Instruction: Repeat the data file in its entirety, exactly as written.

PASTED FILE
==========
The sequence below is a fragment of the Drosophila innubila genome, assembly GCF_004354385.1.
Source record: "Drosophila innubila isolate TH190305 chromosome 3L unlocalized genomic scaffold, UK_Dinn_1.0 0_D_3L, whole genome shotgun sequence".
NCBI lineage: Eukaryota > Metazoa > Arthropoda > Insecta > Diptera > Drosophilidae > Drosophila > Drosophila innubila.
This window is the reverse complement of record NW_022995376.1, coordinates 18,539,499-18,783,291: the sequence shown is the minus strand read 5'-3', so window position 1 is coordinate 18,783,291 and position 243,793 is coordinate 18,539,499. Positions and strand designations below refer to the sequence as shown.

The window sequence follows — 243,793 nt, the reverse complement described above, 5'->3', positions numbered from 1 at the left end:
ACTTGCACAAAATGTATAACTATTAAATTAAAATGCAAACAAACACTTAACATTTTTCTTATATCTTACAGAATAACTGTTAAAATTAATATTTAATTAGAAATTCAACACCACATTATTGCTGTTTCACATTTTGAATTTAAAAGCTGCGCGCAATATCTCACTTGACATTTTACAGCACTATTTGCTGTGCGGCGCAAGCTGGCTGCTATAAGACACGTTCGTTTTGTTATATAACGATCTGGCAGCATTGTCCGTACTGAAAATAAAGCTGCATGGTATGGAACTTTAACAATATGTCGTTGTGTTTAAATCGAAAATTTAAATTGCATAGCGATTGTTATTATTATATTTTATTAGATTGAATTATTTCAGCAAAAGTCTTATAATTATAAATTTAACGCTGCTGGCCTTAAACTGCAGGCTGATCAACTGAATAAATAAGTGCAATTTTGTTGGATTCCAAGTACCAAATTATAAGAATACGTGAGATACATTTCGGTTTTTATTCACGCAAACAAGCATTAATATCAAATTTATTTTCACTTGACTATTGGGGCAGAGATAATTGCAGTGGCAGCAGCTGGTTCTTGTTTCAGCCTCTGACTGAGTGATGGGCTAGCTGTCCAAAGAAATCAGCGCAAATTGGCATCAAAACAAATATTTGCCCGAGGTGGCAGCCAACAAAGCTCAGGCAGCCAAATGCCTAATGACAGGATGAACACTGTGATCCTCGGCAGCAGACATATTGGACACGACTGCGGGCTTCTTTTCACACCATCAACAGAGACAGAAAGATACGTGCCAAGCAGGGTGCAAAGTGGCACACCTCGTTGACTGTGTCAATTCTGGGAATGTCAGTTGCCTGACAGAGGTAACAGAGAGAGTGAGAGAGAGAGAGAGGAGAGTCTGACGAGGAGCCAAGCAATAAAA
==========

The sequence below is a fragment of the Drosophila innubila genome, assembly GCF_004354385.1.
Source record: "Drosophila innubila isolate TH190305 chromosome 3L unlocalized genomic scaffold, UK_Dinn_1.0 0_D_3L, whole genome shotgun sequence".
NCBI lineage: Eukaryota > Metazoa > Arthropoda > Insecta > Diptera > Drosophilidae > Drosophila > Drosophila innubila.
This window is the reverse complement of record NW_022995376.1, coordinates 18,539,499-18,783,291: the sequence shown is the minus strand read 5'-3', so window position 1 is coordinate 18,783,291 and position 243,793 is coordinate 18,539,499. Positions and strand designations below refer to the sequence as shown.

The window sequence follows — 243,793 nt, the reverse complement described above, 5'->3', positions numbered from 1 at the left end:
ACTTGCACAAAATGTATAACTATTAAATTAAAATGCAAACAAACACTTAACATTTTTCTTATATCTTACAGAATAACTGTTAAAATTAATATTTAATTAGAAATTCAACACCACATTATTGCTGTTTCACATTTTGAATTTAAAAGCTGCGCGCAATATCTCACTTGACATTTTACAGCACTATTTGCTGTGCGGCGCAAGCTGGCTGCTATAAGACACGTTCGTTTTGTTATATAACGATCTGGCAGCATTGTCCGTACTGAAAATAAAGCTGCATGGTATGGAACTTTAACAATATGTCGTTGTGTTTAAATCGAAAATTTAAATTGCATAGCGATTGTTATTATTATATTTTATTAGATTGAATTATTTCAGCAAAAGTCTTATAATTATAAATTTAACGCTGCTGGCCTTAAACTGCAGGCTGATCAACTGAATAAATAAGTGCAATTTTGTTGGATTCCAAGTACCAAATTATAAGAATACGTGAGATACATTTCGGTTTTTATTCACGCAAACAAGCATTAATATCAAATTTATTTTCACTTGACTATTGGGGCAGAGATAATTGCAGTGGCAGCAGCTGGTTCTTGTTTCAGCCTCTGACTGAGTGATGGGCTAGCTGTCCAAAGAAATCAGCGCAAATTGGCATCAAAACAAATATTTGCCCGAGGTGGCAGCCAACAAAGCTCAGGCAGCCAAATGCCTAATGACAGGATGAACACTGTGATCCTCGGCAGCAGACATATTGGACACGACTGCGGGCTTCTTTTCACACCATCAACAGAGACAGAAAGATACGTGCCAAGCAGGGTGCAAAGTGGCACACCTCGTTGACTGTGTCAATTCTGGGAATGTCAGTTGCCTGACAGAGGTAACAGAGAGAGTGAGAGAGAGAGAGAGGAGAGTCTGACGAGGAGCCAAGCAATAAAA